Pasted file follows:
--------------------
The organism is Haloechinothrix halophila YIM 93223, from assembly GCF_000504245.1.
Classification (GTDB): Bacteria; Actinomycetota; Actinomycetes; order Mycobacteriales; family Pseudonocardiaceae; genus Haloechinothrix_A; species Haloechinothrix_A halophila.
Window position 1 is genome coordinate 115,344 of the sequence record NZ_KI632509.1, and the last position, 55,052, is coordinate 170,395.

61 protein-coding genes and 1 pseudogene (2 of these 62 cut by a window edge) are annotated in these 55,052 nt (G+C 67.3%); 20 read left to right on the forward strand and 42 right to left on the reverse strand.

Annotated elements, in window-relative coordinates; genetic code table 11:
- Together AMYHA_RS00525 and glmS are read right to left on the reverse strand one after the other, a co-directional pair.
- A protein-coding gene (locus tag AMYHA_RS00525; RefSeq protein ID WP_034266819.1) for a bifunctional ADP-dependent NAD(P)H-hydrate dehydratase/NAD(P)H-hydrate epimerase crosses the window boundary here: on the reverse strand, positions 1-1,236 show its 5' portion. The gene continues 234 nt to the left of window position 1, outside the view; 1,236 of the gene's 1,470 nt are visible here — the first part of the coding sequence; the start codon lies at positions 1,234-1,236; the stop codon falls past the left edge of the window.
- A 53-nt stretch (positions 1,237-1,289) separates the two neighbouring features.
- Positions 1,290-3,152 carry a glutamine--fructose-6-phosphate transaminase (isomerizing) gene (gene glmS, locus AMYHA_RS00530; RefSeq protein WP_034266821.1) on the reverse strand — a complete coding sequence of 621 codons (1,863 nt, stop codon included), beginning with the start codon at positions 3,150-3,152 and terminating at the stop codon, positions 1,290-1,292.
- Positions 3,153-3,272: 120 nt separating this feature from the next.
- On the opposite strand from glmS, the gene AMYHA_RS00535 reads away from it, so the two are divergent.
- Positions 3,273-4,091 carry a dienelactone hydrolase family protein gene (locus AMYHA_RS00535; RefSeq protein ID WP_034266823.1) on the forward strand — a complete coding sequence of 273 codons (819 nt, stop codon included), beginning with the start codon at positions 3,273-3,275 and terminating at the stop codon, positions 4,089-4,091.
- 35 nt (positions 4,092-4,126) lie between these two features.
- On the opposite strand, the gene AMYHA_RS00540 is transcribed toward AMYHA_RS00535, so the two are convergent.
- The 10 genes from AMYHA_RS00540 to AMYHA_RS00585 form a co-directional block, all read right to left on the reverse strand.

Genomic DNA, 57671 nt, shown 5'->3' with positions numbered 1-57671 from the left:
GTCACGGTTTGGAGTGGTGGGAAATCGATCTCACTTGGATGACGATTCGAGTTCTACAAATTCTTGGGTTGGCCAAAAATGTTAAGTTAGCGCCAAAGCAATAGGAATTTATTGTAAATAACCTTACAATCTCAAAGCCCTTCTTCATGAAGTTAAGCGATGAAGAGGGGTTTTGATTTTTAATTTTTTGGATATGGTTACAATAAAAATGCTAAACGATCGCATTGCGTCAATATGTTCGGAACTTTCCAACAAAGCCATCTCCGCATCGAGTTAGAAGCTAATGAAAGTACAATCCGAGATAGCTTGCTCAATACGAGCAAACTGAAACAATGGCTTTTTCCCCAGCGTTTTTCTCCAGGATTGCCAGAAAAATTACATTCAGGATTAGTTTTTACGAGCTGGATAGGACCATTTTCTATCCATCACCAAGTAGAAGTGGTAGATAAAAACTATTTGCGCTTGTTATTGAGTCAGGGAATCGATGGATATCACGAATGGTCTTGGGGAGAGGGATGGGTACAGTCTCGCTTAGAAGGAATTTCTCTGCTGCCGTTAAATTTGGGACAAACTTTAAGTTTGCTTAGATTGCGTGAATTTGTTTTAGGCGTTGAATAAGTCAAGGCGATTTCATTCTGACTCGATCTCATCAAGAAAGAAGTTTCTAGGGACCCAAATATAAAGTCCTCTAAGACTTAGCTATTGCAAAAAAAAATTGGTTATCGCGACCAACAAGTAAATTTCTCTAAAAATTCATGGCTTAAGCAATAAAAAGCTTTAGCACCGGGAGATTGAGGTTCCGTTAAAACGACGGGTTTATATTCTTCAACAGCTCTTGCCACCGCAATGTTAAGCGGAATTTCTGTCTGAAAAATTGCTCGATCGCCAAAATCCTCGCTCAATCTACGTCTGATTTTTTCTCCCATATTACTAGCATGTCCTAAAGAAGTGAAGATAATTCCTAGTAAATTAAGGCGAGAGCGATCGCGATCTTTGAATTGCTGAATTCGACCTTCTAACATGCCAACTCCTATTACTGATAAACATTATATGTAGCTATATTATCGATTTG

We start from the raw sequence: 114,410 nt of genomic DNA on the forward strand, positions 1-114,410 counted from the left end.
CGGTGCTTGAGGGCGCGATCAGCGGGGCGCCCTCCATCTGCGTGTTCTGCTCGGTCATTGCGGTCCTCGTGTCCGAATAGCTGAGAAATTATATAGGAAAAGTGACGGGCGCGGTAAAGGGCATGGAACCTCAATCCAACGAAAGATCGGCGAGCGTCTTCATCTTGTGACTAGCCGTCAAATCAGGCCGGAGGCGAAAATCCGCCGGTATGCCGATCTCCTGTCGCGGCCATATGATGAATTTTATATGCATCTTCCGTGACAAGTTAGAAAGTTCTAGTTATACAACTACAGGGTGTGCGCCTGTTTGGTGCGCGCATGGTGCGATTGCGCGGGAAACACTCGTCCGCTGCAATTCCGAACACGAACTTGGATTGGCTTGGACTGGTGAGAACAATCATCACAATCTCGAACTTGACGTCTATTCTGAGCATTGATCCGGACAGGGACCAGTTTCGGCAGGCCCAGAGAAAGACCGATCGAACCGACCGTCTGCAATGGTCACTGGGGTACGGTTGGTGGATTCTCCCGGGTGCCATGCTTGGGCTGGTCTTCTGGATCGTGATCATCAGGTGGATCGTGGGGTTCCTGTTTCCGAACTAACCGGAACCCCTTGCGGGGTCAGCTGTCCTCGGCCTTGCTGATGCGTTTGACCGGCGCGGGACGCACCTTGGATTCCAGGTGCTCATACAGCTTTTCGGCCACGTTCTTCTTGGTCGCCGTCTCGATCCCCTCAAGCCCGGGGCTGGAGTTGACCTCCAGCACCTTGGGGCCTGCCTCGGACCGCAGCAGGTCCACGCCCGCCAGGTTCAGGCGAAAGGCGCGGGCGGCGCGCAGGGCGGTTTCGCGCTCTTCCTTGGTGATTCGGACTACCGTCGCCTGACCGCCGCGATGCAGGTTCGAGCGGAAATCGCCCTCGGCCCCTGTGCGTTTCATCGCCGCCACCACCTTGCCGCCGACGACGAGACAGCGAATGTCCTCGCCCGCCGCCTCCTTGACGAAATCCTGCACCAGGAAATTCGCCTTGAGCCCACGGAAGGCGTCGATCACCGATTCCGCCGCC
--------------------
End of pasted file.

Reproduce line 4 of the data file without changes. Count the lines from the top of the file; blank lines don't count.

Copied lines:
61 protein-coding genes and 1 pseudogene (2 of these 62 cut by a window edge) are annotated in these 55,052 nt (G+C 67.3%); 20 read left to right on the forward strand and 42 right to left on the reverse strand.